"Keep those family rituals that are important to the family, but perhaps with alterations," she said. "Christmas cards are frequently problematic. Maybe you don't feel like sending out cards - don't. Some choose not to send, instead, write letters. Some don't do either, and it is all right."
Some survivors volunteer in their community or travel to get away, "knowing the sadness will be with them, but perhaps less so out of the familiarity of their home," she added.
"Some people elect to celebrate in their usual way, placing an empty chair at the table; using the time to reminisce while looking at photos," Sexton-Jones said. "The point is to do what is comfortable, but not to wait until the day before the holiday to make plans."
Aside from giving said advice, Sexton-Jones often just talks with other survivors as part of her daily routine.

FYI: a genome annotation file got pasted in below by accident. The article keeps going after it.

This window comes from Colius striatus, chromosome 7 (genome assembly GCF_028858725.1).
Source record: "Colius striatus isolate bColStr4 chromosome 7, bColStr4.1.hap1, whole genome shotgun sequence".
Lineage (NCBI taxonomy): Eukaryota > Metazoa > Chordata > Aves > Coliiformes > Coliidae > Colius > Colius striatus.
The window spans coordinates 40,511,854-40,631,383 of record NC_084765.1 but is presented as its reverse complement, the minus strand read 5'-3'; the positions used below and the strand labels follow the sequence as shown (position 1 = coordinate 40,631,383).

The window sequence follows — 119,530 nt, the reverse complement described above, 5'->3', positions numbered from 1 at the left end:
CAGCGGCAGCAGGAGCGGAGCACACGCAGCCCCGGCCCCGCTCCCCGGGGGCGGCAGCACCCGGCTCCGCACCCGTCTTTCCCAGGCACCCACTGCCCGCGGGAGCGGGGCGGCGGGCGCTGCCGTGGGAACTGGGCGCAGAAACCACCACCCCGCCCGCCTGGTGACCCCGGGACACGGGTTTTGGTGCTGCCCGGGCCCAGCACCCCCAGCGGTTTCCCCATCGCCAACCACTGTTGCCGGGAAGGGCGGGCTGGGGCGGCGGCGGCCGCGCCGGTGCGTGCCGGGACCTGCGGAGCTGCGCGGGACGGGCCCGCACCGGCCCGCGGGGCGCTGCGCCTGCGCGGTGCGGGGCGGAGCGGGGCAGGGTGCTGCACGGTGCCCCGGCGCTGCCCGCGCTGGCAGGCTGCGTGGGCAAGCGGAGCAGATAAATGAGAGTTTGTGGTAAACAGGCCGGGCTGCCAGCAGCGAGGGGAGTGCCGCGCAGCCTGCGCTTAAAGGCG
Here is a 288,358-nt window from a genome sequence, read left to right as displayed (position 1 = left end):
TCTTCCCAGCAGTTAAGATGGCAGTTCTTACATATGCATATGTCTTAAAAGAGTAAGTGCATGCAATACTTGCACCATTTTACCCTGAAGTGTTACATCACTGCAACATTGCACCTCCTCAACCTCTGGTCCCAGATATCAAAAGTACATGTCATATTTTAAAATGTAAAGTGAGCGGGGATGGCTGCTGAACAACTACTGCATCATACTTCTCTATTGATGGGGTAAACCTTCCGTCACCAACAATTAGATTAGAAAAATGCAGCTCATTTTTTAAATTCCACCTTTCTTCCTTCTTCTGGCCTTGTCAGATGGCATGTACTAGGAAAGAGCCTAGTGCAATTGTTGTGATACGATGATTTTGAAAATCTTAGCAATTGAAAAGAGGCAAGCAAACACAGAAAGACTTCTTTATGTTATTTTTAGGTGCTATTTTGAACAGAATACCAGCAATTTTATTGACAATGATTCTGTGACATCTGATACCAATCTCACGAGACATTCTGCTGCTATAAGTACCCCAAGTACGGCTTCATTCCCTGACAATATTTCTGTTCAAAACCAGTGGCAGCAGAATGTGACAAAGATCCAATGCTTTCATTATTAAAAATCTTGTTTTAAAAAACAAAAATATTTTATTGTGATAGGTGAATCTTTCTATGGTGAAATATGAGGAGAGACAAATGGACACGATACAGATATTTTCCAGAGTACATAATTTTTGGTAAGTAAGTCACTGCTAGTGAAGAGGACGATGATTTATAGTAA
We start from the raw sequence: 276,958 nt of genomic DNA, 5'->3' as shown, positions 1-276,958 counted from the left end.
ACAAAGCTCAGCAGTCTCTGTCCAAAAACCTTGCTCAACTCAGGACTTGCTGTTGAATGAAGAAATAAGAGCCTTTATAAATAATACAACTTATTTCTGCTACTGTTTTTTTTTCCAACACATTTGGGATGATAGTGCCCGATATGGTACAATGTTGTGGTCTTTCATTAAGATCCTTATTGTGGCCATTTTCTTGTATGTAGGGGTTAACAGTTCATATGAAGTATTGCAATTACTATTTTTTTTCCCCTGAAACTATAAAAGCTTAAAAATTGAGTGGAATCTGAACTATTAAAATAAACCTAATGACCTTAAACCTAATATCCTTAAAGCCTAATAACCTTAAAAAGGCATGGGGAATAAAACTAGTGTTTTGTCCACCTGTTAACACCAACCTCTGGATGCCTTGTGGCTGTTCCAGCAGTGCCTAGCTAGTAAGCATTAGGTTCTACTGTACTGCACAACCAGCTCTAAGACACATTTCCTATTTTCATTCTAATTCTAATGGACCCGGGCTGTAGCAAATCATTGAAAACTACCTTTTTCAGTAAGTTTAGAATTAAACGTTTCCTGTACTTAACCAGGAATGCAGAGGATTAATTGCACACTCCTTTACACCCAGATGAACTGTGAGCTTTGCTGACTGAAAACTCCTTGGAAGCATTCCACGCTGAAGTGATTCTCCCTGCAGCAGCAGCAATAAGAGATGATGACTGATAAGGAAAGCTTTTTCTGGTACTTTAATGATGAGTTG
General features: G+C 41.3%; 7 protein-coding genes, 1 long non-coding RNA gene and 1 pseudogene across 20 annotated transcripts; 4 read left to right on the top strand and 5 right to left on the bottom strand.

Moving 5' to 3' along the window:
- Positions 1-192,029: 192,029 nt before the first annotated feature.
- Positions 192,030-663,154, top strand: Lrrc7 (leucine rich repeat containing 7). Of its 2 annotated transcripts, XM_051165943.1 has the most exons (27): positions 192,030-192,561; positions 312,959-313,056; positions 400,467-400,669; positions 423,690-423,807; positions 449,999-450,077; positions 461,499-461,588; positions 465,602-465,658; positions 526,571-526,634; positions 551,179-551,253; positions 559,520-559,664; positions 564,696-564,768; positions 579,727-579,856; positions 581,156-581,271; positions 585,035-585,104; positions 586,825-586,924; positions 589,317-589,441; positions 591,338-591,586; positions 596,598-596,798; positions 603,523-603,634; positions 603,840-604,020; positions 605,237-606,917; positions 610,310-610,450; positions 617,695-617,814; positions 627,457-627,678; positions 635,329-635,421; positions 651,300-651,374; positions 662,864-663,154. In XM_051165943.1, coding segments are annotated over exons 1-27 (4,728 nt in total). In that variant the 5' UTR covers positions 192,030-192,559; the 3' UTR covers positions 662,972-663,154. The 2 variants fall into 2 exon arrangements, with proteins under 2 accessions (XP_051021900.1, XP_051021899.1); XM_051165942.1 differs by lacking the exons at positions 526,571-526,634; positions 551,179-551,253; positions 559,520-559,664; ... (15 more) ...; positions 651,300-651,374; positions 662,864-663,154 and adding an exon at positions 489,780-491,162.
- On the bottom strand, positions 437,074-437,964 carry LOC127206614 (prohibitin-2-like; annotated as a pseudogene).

"I always take the time to speak with them," she said. "Sometimes it's simply to answer 'How do I survive this?' Though, for all of us, the answers are different, the one common denominator is that we surrender to the grief and mourning as a pathway to healing."
Sexton-Jones tries to help survivors heal from their emotional wounds.
"A festering wound only gets worse. Opening it allows the healing process to begin," she said. "For some survivors, that is talking and talking and talking. For others, it is gathering as much information as possible on the possible causes of suicide."
Sexton-Jones consistently encourages survivors to find a suitable clinician or counselor.
"A good counselor will allow the exploration of all your feelings, including the rage at the act, without judging, and at the same time, gently help you find your pathway to healing," she said. "Ask why until you find yourself coming back to the same answer."
She also advocates participating in grief groups specifically for survivors.
"I was fortunate I had extraordinary friends and family who carried me when I couldn't walk," she said, "held me when I couldn't stop sobbing and wailing, held me close when I would careen through the whys, begging to know where he had gone in his mind that allowed him to make the decision to kill himself."